Top 10 staple LCHF Foods

When you decide to take care of your health by eating a healthy diet, you are usually making decisions about

  • the quantity of food (or more precisely: the energy intake)
  • the macronutrients (LCHF is a good option)

What people often miss in changing their diets is the micronutrients in the food. It’s impossible to stress the importance of those enough. So on top of your diet regime, please remember: just any egg is not necessarily good for you.

Choose your foods from good sources. Make sure you have choose grass-fed or organic meats, eggs and dairy. Choose real foods: there is no clear consensus on that idiom, but real food should be food that YOU yourself prepare for eating (and preparing doesn’t mean “heating in a microwave”!). Avoid processed food at all costs and if you have to eat out, choose wisely. Everyone has to eat out sometimes and that’s OK. Choose ham & eggs with veggies and ask for extra butter or salmon and veggies – it is a sure-fire way to survive the LCHF life without your own kitchen. In the really worst case scenario: eat butter.

Other than that, top 10 staple LCHF foods are:

In the 20th century butter was thoroughly demonized and instead we were told to eat margarine, because it’s made from plants. What an insanity! Butter is an amazing type of food – it is extremely tasty and transfers its yumminess to every food we add it to. On top of olfactory characteristics, butter is a top-notch vitamin delivery superpower: it contains vitamins A, B12, D, E and K2. Awesome collection of vitamins which rarely make an appearance in foods. Pay special attention to vitamins D and K2 – modern food is lacking these two, but they are vital for calcium metabolism and thus affecting cardiovascular diseases, cancer, osteoporosis …

Butter is also full of conjugated linoleic acid (CLA). This beneficial compound is mostly found in meat and milk of grass-fed ruminants (grain-fed ruminants produce significantly less CLA). CLA is a fatty acid from omega-6 group. It exists both in cis- and trans- configuration, but unlike other trans fats this one is actually good for health. CLA affects weight control, has antiallergic and antioxidative characteristics, it’s beneficial for blood lipids levels, increases cells’ insulin sensitivity, promotes healthy metabolism …

Last but not least: butter means a lot of butyrate (or butyric acid, butanoic acid). Butyrate is extremely important for colon health and has a critical role in colonic inflammatory response. It improves mitochondria function, i.e. energy production and cell proliferation, has positive effect on glucose and insulin concentration in the blood. It can suppress appetite and thus helps maintain healthy body weight.

A good egg is perfect food. Not only protein and fats – the yolk contains all vitamins (except vitamin C). Yolk is also full of minerals, crucial for your thyroid, nervous system, bones, skin and hair and metabolism in general. If the eggs come from pasture-raised hens they will be rich in omega-3 fatty acids. Generally speaking – one of the key problems of modern food is the lack of omega-3 and too much omega-6. Cheap eggs will come with 1:17 ratio (omega3 vs. omega6), whereas optimal healthy ratio is 1:1 (or at least 1:2).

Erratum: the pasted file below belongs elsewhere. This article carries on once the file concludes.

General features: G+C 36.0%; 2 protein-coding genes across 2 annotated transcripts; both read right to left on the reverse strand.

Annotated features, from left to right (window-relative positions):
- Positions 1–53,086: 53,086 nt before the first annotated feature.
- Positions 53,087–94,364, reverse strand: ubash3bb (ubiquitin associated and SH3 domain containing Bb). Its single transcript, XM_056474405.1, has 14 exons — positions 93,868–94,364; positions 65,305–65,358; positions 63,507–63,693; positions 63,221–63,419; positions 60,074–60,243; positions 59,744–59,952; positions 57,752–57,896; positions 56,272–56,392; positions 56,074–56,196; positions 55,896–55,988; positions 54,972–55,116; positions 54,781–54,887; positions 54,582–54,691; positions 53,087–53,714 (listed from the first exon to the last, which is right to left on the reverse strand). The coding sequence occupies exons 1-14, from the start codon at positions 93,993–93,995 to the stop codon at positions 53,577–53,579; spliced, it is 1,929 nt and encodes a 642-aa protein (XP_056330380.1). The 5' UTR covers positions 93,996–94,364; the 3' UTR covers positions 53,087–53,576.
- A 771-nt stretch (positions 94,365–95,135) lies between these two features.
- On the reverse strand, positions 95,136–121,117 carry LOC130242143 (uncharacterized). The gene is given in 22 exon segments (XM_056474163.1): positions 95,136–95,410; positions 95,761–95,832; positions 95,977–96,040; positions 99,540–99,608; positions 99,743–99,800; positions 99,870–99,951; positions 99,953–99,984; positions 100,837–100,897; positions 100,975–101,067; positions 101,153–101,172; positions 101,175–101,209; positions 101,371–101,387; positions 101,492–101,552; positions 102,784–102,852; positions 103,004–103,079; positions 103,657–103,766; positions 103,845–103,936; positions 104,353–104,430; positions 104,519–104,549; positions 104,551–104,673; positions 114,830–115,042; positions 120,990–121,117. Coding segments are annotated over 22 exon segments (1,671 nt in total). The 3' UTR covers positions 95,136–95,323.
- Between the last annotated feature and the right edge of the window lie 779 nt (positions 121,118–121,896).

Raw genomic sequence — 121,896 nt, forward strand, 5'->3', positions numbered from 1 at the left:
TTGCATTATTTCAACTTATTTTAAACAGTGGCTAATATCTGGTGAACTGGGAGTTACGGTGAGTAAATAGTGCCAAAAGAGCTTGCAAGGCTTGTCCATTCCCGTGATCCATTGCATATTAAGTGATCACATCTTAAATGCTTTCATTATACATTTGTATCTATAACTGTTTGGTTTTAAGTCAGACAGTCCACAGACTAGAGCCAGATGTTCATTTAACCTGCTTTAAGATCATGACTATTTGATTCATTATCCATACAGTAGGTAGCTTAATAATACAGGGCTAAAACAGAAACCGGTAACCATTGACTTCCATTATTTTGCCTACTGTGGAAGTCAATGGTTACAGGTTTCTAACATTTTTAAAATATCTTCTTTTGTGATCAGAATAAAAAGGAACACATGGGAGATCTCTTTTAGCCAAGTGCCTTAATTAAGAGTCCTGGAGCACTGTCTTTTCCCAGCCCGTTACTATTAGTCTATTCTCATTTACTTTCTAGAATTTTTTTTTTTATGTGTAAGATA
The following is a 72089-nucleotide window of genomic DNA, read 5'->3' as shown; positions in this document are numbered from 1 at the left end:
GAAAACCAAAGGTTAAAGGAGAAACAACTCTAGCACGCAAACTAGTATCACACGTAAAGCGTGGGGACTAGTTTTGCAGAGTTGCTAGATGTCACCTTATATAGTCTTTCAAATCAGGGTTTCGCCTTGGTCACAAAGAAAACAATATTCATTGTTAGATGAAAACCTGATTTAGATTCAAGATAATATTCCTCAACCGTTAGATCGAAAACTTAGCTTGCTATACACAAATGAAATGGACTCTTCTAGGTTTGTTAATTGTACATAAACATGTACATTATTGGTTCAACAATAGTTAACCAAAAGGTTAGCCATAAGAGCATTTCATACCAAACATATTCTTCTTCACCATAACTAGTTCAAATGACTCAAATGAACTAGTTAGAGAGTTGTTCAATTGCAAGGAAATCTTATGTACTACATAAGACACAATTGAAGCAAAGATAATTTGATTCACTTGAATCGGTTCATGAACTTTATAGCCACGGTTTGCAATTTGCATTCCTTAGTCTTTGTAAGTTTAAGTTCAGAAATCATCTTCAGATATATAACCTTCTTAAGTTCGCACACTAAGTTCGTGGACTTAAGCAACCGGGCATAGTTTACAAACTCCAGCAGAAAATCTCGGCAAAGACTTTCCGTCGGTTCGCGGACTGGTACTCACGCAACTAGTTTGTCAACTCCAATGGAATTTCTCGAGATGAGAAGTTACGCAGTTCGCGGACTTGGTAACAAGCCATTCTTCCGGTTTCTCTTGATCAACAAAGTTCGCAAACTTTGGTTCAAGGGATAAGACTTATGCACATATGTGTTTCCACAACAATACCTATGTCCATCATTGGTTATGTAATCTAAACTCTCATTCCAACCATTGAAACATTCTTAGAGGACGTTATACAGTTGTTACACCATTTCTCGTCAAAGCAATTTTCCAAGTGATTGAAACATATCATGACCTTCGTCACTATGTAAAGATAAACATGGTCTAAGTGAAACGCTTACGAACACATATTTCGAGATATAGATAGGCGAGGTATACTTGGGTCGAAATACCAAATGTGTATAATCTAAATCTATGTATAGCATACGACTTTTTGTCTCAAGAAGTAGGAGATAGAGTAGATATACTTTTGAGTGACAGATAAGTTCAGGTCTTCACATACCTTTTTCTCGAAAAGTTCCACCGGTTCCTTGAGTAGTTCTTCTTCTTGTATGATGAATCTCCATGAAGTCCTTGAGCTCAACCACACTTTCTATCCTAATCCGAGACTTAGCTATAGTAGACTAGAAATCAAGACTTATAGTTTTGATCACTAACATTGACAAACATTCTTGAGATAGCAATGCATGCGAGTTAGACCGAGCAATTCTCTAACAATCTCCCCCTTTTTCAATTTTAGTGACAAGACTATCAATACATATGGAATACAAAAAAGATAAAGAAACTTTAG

Coconut oil is ideal for cooking and baking – its chemical structure makes it resistant to heating (unlike many other fats, especially fats from vegetable sources). Nonetheless, it is awesome and beneficial even when just eaten cold. Coconut oil is the most important source of medium-chain triglycerides (MCT) and thus has antibacterial, antiviral and antimicrobial properties. Compared to other fats, MCTs are used for energy very fast after ingestion, plus they are vital for mental function. It is rich with vitamins E and K.

Eating fish can’t be recommended enough. Sardines, anchovies, sprats, mackerel and salmon are rich in the most important fatty acids and in easily digestible high biological value protein. On top of that fatty fish come fully packed with vitamins and minerals (most notably the vitamins B, potassium and selenium). Sardines are also rich in vitamin D, the one vitamin that is extremely rare in food, but very important for calcium and phosphorus metabolism and thus critical for bone health.

But above all, the fatty acids are probably the most important: fish are full of omega-3 fatty acids, namely EPA and DHA poly-unsaturated fatty acids which are critically low in typical “western” diets. Eat fish at least three times a week.

Technically avocado is a fruit, but unlike other fruits it’s extremely fat. 75 percent of its energy comes from the fats. Although banana is known to have the most potassium, it’s simply not true: avocado is the potassium king among the fruits! Other benefits of eating avocado: folate, vitamins B6, E and K. Including avocado in your diet helps you fight coronary-vascular diseases, diabetes and systemic inflammation. It boots the immune system and can be extra beneficial for pregnant women.